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Wednesday, January 28, 2015

Working Life of Kelly

Director Kelly Asbury details various points of his life. ...

Disney. DreamWorks. Independent Production. And now Sony Pictures Animation and a rebooted Smurfs.

When you're in animation, you go where the jobs are.

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Animation on the Continent

Not surprisingly, European cartoon studios shadow their American counterparts.

The leading players in the European animation market are France, Spain, Germany and UK. The strong European demand growth has mainly been in television and the growth in TV animation content demand has boosted the animation market. The average budget for European feature films is around 6 million euros and only a few have exceeded 10 million euros, which is about one-tenth of the budget of Hollywood blockbusters.

Animation studios in European countries such as France and Spain have emerged as the market leaders in Europe. This is in part driven by the proactive steps taken by the governments of these countries by offering a range of tax breaks. The European animation studios started partnering to produce animation content for Television. These alliances resulted in content suited for local population. This is particularly seen in countries such as France, UK, Germany and Spain.

However the European animated feature film industry is still has not achieved the popularity and global appeal of their American counterparts. ...

European animation has two things going for it. The first, shared with cartoon companies in the United States, is the warm updraft of rising demand where world audiences consume more and more animation. The second it has all to itself, and that's a plethora of Free Money.

Long live Free Enterprise.

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What's Wrong

One of our fine trade papers does a lengthy story listing DreamWorks Animation's problems. You can boil it down to

Diversify more.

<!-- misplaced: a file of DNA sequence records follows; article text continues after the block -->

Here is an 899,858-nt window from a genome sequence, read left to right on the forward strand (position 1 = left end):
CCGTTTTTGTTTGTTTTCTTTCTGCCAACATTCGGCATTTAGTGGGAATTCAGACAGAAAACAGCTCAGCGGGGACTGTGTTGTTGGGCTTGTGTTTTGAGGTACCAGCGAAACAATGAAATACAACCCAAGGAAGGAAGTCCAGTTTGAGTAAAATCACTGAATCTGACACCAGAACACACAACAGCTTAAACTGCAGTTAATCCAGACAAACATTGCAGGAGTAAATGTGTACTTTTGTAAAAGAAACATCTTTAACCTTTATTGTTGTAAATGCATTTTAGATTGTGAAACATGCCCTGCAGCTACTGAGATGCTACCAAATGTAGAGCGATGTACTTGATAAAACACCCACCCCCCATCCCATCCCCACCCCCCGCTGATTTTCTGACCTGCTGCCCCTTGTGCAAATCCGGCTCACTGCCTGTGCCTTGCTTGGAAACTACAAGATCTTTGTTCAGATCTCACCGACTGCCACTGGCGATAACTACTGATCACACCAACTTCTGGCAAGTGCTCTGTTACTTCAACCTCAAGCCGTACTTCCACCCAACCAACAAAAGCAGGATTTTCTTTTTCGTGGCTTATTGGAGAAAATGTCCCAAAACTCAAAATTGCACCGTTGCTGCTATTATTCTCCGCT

Make warmer, fuzzier movies.

Make less expensive movies.

Make more money.

Well, yeah.

The diversification efforts should have started long ago, but here DWA is, and they have to make the best of it.

And I never could figure out why the features, after starting out in the fifty and sixty million dollar price range, nearly tripled in cost. Sure, wage minimums crept up, but these things weren't being made in the Weimar Republic (land of rampant inflation). It's as a veteran staffer said:

As time went on, I saw a reluctance to make hard decisions and stick with them. ...

Sci Fi writer Robert Heinlein had a list of rules for being a successful novelist and/or short story writer. One of the rules was "Write it right the first time."

In other words, don't endlessly tweak. Because it costs time and money. And it never ends.

In movie-making, the experienced and (craftier) film directors know it's a good thing if you can get your scene completed in two or three takes. William Wyler never directed that way, but John Ford did. Which is one of the reasons Ford replaced Wyler on "How Green Was My Valley." The movie company knew that J.F. could get the picture made on time and on budget, which was why Mr. Wyler became a risky bet.

DreamWorks can make their features for less than $145 million. But they have to develop and produce them right the first time.

And make them warmer and fuzzier.